Browsing the archives for the Peter Marra tag

MoJo Losing Its Mojo

Mother Jones, according to its Website, “is a nonprofit news organization that specializes in investigative, political, and social justice reporting.”
“…smart, fearless journalism” keeps people informed—“informed” being pretty much indispensable to a democracy that actually works. Because we’ve been ahead of the curve time and again. Because this is journalism not funded by or beholden to [...]

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Spoiler Alert

Coming up this Wednesday: “Impacts of Free Roaming Cats on Native Wildlife,” a Webinar sponsored by the U.S. Fish and Wildlife Service. Registration, from what I can tell, appears to be open to the public—though I’m still awaiting a confirmation e-mail (which will include, I hope, some clarification re: time zone for this “2:00–3:00 pm” [...]

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Perfectly Comfortable? I’m Not.

As many of you know, the National Zoo has shown no signs of suspending Nico Dauphine, despite her recent arrest on charges of attempted animal cruelty. As a result, at least two petitions are being circulated—one by Alley Cat Rescue, and another by Alley Cat Allies.
I encourage readers to sign both petitions, and also to [...]

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Nico Dauphine Update

Photo from an online application form Nico Dauphine was (until Tuesday) using to hire field assistants, whose duties include “assist[ing] citizen participants in deploying miniature collar-mounted cameras on their free-roaming pet domestic cats.”
Tuesday, while animal welfare organizations across the country were issuing statements condemning the alleged cruelty and urging justice in the case, Nico Dauphine’s [...]

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Blowback

Oh what a tangled web we weave,
When first we practise to deceive!
—Sir Walter Scott
Wind turbine near Walnut, Iowa. Photo courtesy of Wikimedia Commons and Bill Whittaker.
Two stories from New York Times writer Elisabeth Rosenthal caught my eye this past Monday. The first, “Tweety Was Right: Cats Are a Bird’s No. 1 Enemy”—the latest recounting of [...]

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Catbirds, Cats, and Scapegoats

A Gray Catbird in Madison, Wisconsin, USA. Photo courtesy Wikimedia Commons and John Benson.
Once again, the Smithsonian has apparently put marketing (and perhaps politics, too) ahead of science, reviving a story first posted on the Smithsonian Migratory Bird Center’s (SMBC) Website in October of last year (which has since been removed).

“Alarming number of fledgling, [...]

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On Invasion and Persuasion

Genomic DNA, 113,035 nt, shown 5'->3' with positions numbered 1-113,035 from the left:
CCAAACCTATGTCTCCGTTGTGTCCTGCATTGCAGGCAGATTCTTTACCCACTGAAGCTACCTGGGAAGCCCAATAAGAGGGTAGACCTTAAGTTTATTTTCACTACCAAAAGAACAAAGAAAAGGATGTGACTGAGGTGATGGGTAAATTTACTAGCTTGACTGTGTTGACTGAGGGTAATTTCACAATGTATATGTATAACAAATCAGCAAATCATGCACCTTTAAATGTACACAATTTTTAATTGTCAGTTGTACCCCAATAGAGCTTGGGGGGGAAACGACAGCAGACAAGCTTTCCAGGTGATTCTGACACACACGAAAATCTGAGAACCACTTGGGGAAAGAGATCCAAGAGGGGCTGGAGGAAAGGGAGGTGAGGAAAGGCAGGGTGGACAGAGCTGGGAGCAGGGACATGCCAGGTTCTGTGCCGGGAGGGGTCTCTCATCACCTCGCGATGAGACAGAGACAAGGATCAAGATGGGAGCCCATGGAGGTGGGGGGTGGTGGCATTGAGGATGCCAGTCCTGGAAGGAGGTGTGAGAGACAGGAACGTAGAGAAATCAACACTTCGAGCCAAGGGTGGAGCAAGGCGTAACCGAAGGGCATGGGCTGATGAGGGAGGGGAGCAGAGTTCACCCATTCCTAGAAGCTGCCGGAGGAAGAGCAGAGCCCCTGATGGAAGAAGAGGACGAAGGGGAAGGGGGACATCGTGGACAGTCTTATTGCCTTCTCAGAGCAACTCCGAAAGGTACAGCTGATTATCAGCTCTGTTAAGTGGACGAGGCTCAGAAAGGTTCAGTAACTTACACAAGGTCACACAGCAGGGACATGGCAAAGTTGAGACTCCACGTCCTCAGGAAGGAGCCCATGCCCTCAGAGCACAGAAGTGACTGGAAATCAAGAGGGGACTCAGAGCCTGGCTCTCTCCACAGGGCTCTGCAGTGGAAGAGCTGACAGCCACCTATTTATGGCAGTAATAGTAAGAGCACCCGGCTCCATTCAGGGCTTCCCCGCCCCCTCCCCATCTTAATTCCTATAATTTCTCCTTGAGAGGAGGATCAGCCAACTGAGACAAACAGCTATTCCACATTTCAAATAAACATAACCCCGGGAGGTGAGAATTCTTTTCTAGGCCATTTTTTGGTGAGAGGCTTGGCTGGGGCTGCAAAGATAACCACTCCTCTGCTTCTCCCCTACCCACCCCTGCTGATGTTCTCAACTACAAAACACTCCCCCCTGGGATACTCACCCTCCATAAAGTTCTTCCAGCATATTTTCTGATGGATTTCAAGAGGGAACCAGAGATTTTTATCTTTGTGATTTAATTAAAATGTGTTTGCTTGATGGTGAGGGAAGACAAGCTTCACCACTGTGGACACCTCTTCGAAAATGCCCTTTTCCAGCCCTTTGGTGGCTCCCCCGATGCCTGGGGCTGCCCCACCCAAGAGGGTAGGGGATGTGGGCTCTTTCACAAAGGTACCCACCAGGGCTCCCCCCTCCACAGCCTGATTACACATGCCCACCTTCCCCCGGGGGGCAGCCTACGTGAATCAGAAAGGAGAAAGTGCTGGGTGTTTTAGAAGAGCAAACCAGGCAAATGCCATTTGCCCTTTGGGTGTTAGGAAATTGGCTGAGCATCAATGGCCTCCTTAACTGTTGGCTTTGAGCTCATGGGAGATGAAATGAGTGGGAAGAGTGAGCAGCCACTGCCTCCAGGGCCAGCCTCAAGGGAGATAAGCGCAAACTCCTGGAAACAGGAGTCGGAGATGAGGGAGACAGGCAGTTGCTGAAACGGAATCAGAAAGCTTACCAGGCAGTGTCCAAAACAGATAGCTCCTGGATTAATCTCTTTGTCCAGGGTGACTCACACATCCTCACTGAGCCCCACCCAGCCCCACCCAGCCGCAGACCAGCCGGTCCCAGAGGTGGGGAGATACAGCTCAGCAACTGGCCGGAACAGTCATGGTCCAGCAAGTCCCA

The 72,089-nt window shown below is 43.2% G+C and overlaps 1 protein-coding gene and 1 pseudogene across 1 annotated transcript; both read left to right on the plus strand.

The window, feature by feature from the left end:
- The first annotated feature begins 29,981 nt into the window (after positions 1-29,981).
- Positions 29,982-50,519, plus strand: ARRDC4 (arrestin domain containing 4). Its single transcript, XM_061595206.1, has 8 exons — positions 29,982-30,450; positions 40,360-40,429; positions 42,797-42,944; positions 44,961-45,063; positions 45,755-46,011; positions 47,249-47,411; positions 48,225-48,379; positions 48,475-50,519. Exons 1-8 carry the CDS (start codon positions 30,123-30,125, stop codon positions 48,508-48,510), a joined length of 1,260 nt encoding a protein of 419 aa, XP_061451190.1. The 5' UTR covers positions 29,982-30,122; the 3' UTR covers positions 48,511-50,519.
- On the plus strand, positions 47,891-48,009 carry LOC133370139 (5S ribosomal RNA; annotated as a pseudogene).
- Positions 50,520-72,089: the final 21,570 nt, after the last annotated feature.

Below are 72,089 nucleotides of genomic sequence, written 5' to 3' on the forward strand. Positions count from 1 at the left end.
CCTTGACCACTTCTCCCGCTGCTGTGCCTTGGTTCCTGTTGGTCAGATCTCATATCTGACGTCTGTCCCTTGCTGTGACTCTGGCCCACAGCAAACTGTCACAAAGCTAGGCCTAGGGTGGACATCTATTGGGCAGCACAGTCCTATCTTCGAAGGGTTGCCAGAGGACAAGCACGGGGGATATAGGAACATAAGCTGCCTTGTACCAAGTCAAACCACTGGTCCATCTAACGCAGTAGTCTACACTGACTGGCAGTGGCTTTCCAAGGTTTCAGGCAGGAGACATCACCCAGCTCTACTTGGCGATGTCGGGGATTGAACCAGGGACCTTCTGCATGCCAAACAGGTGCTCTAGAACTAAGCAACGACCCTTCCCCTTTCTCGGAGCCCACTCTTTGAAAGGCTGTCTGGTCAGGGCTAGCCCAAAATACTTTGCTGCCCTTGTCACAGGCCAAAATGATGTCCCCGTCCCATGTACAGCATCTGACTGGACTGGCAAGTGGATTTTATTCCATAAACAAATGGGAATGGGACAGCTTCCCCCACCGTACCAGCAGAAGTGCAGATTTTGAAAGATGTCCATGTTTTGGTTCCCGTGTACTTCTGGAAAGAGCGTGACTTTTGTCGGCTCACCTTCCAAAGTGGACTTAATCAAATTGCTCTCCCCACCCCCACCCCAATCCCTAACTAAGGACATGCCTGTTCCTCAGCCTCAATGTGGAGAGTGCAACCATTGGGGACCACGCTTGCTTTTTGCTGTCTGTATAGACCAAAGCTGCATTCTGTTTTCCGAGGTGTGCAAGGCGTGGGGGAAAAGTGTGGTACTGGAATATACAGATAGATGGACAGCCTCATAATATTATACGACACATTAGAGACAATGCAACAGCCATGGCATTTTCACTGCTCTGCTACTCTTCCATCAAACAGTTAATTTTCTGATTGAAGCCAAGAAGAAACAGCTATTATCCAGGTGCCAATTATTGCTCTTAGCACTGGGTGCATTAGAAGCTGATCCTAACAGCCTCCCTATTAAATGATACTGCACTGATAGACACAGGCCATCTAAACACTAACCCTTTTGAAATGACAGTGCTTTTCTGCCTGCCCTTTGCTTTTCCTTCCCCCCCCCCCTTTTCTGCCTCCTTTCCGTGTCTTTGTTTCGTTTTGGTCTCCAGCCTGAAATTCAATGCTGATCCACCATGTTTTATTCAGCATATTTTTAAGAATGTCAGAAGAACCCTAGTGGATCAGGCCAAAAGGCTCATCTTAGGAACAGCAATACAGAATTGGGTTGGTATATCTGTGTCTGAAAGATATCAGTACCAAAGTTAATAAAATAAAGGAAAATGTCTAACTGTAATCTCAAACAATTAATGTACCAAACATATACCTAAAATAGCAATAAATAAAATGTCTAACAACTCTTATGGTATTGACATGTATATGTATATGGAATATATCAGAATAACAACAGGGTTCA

Smithsonian magazine is, according to its website, “created for modern, well-rounded individuals with diverse interests” and “chronicles the arts, history, sciences and popular culture of the times.” Jess Righthand’s recent article, “The World’s Worst Invasive Mammals,” seems—despite its inclusion in the online edition’s “Science & Nature” section—better suited for the pop culture category.
Indeed, the story [...]

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A Tale of Two Cities

A Gray Catbird in Madison, Wisconsin, USA. Photo courtesy Wikimedia Commons and John Benson.
According to its website, the Smithsonian Migratory Bird Center is a “national and international leader in the biology and conservation of migratory birds.” When it comes to cats and their potential impact on birds, however, the SMBC apparently has a lot to [...]

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Inside Job II

Another study demonstrates that the majority of pet cats spend their time indoors.
In my previous post on the subject, I somehow overlooked Linda Lord’s paper, “Attitudes toward and perceptions of free-roaming cats among individuals living in Ohio.” [1] In it, Lord, Assistant Professor in Ohio State University’s College of Veterinary Medicine, presents the results of [...]

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Garden Tool

The timing was uncanny. Four days after my post “Inside Job,” Washington Post columnist Adrian Higgins reported incorrectly that two-thirds of pet cats are allowed outdoors. Higgins doesn’t mention where he got that figure, but considering the sources he used for the piece—including the American Bird Conservancy (ABC), The Wildlife Society, and Dauphiné and Cooper’s [...]

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